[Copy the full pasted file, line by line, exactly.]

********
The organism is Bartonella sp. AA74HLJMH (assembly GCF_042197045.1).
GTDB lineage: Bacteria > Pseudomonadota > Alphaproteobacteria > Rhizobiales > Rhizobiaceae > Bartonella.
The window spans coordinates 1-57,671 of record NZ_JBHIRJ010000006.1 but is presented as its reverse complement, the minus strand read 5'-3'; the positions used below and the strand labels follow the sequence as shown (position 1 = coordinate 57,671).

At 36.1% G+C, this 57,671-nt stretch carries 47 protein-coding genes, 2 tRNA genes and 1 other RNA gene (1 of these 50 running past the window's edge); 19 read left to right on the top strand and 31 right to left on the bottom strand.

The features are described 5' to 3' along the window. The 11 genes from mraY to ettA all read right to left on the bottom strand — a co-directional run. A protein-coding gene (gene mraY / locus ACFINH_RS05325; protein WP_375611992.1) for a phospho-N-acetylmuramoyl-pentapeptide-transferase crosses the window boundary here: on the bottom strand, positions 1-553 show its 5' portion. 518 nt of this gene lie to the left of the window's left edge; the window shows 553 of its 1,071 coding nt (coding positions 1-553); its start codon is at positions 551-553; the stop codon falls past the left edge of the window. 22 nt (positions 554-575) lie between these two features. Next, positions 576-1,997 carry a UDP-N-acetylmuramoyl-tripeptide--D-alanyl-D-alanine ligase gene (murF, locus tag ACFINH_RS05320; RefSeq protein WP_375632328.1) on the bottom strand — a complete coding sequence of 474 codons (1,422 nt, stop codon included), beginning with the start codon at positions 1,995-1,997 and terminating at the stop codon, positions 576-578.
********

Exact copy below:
The organism is Bartonella sp. AA74HLJMH (assembly GCF_042197045.1).
GTDB lineage: Bacteria > Pseudomonadota > Alphaproteobacteria > Rhizobiales > Rhizobiaceae > Bartonella.
The window spans coordinates 1-57,671 of record NZ_JBHIRJ010000006.1 but is presented as its reverse complement, the minus strand read 5'-3'; the positions used below and the strand labels follow the sequence as shown (position 1 = coordinate 57,671).

At 36.1% G+C, this 57,671-nt stretch carries 47 protein-coding genes, 2 tRNA genes and 1 other RNA gene (1 of these 50 running past the window's edge); 19 read left to right on the top strand and 31 right to left on the bottom strand.

The features are described 5' to 3' along the window. The 11 genes from mraY to ettA all read right to left on the bottom strand — a co-directional run. A protein-coding gene (gene mraY / locus ACFINH_RS05325; protein WP_375611992.1) for a phospho-N-acetylmuramoyl-pentapeptide-transferase crosses the window boundary here: on the bottom strand, positions 1-553 show its 5' portion. 518 nt of this gene lie to the left of the window's left edge; the window shows 553 of its 1,071 coding nt (coding positions 1-553); its start codon is at positions 551-553; the stop codon falls past the left edge of the window. 22 nt (positions 554-575) lie between these two features. Next, positions 576-1,997 carry a UDP-N-acetylmuramoyl-tripeptide--D-alanyl-D-alanine ligase gene (murF, locus tag ACFINH_RS05320; RefSeq protein WP_375632328.1) on the bottom strand — a complete coding sequence of 474 codons (1,422 nt, stop codon included), beginning with the start codon at positions 1,995-1,997 and terminating at the stop codon, positions 576-578.